Next, exhaust gas purifying catalysts of Example 28, Example 29 and Comparative example 6, which have a size suitable for an actual vehicle, were fabricated in the following manner.

Example 28

The Pd catalyst powder of Example 19, the Rh catalyst powder of Example 24, boehmite and a nitric acid solution with a concentration of 10% were mixed, put into a magnetic pot, and milled until an average particle diameter of a mixture thereof could reach 3 [μm]. Slurry thus obtained was coated on a cordierite-made honeycomb base member (0.92 L), and excessive slurry was removed therefrom in an airflow, followed by drying at 130 C. and firing at 400 C. for an hour in the air atmosphere. In such a way, a catalyst honeycomb of Example 28, which had the size suitable for the actual vehicle, was obtained. Amounts of Pd and Rh per 1 L of the catalyst honeycomb at this time were 0.8 g/L and 0.4 g/L, respectively.

Example 29

A catalyst honeycomb of Example 29, which had the size suitable for the actual vehicle, was obtained in a similar way to Example 28 except that the Pd powder used in Example 26 was used instead of the Pd powder of Example 28, and that the Rh powder used in Example 27 was used as Rh powder.

Amounts of the noble metals on the catalyst honeycomb at this time were similar to those of Example 28.

Comparative Example 6

A catalyst honeycomb of Comparative example 6, which had the size suitable for the actual vehicle, was obtained in a similar way to Example 28 except that the Pd powder used in Comparative example 3 was used instead of the Pd powder of Example 28, and that the Rh powder used in Comparative example 5 was used as Rh powder.

Amounts of the noble metals on the catalyst honeycomb at this time were similar to those of Example 28.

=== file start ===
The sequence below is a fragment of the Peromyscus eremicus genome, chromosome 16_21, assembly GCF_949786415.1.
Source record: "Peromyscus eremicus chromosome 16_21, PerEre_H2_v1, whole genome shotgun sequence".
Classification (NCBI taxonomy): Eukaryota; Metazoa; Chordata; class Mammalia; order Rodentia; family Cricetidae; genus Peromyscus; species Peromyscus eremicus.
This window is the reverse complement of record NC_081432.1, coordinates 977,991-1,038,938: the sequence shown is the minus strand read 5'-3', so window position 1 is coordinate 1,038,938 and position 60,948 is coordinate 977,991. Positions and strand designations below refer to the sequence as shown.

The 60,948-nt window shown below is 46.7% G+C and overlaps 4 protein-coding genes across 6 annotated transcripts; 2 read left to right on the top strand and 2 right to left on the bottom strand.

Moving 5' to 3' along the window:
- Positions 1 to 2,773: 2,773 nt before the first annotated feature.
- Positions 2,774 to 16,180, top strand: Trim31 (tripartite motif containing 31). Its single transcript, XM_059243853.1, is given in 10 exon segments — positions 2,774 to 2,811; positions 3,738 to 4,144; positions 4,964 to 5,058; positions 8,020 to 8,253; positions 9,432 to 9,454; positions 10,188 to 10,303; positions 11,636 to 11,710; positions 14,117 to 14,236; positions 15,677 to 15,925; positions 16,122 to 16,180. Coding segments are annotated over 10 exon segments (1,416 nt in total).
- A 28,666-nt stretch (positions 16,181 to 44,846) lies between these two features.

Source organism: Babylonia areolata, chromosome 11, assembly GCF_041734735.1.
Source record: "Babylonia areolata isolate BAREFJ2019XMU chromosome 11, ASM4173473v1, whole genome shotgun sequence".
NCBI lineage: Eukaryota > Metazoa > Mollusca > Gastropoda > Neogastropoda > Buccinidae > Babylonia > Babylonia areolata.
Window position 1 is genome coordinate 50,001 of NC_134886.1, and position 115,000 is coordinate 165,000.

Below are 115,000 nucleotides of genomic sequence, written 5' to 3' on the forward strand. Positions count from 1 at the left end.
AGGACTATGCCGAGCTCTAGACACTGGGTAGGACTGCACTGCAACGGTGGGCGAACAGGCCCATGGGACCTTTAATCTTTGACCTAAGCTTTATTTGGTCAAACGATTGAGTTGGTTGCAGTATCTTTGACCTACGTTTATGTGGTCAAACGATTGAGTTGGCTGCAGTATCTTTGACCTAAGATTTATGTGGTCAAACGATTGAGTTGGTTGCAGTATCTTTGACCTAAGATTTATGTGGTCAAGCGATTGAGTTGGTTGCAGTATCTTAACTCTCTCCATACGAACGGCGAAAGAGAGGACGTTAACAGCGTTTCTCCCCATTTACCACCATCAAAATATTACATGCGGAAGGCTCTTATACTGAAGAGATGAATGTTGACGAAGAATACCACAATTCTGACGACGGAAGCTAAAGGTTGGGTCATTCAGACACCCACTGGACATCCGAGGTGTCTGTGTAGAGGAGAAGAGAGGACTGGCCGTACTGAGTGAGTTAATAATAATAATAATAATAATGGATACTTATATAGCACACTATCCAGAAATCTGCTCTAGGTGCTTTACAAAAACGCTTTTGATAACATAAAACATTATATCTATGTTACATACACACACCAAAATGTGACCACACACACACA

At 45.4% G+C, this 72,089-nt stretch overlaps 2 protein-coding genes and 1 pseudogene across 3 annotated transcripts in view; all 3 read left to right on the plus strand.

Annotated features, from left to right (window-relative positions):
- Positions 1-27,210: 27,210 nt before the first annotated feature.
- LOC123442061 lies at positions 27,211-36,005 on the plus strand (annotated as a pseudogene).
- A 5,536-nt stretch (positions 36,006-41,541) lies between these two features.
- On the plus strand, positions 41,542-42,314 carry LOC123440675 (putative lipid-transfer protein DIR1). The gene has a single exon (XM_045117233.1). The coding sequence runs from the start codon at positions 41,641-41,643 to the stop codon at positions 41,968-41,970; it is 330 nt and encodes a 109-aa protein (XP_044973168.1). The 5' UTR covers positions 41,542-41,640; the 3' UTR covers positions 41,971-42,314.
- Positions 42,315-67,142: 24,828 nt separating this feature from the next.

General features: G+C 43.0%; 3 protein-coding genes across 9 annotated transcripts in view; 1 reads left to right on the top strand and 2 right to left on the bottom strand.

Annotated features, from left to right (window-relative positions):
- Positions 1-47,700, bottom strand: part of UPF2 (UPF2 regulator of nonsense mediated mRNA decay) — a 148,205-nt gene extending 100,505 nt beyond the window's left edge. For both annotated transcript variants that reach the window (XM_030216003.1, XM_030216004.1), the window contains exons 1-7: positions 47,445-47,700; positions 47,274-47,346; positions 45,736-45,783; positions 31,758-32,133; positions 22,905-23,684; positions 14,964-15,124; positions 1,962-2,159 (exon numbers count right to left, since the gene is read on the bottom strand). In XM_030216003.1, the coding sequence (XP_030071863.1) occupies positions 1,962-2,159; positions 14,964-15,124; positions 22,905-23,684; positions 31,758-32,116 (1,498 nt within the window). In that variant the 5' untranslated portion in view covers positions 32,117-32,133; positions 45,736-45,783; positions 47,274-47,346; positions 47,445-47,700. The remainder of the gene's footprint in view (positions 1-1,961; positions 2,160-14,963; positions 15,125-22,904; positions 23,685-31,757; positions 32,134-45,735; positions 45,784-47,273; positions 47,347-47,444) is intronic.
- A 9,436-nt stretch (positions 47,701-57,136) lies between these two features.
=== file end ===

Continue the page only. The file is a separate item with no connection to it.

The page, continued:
[Vehicle Evaluation Testing]

The respective catalyst honeycomb base members of Example 28, Example 29 and Comparative example 6, which had the size suitable for the actual vehicle, were mounted on an exhaust system of an engine of a vehicle, and emission analysis of the exhaust gas was conducted therefor. The vehicle for use in this vehicle evaluation testing was made by Nissan Motor Co., Ltd., and the engine mounted thereon was QE25DE with a displacement of 2.5 [L]. A volume of the honeycomb base member was 0.92 [L]. An evaluation mode was the LA4-cold start mode.

[OSC Amount Measurement Before and After Durability Testing]

The durability testing was conducted for the respective catalyst honeycomb base members of Example 28, Example 29 and Comparative example 6, which had the size suitable for the actual vehicle and were used for the above-described vehicle evaluation testing. OSC amounts of the respective catalyst honeycomb base members before and after the durability testing were individually measured, and the amounts of the oxygen storage capacities of the catalysts after the durability testing were compared with the initial oxygen storage capacities thereof taken as 1.0. In such a way, the durability on OSC of each of the catalysts was evaluated. In the measurement of the OSC amounts, first, the catalyst honeycomb base members before and after the durability testing were partially taken out, the taken catalysts were milled together with the cordierite base members, and the powders before the durability testing and the powders after the durability testing were individually prepared. The respective powders were fired once at 600[ C.] for three hours in an airflow, and organic substances adhered onto the catalysts were removed. Thereafter, a temperature of each catalyst was raised to 600 C. at a rate of 10 C./min in a flow of Hr, and treatment for eliminating oxygen in each catalyst was performed. Thereafter, the respective catalysts were stabilized at 500[ C.], a fixed amount of oxygen was then introduced thereonto at a pulse, and the measurement of the oxygen storage capacities was conducted by a thermal conductivity detector (TCD). Ratios of the initial oxygen storage amounts Qf by the powders before the durability testing and the post-durability oxygen storage amounts Qa by the powders after the durability testing were taken, and the durability of each of the catalysts was confirmed.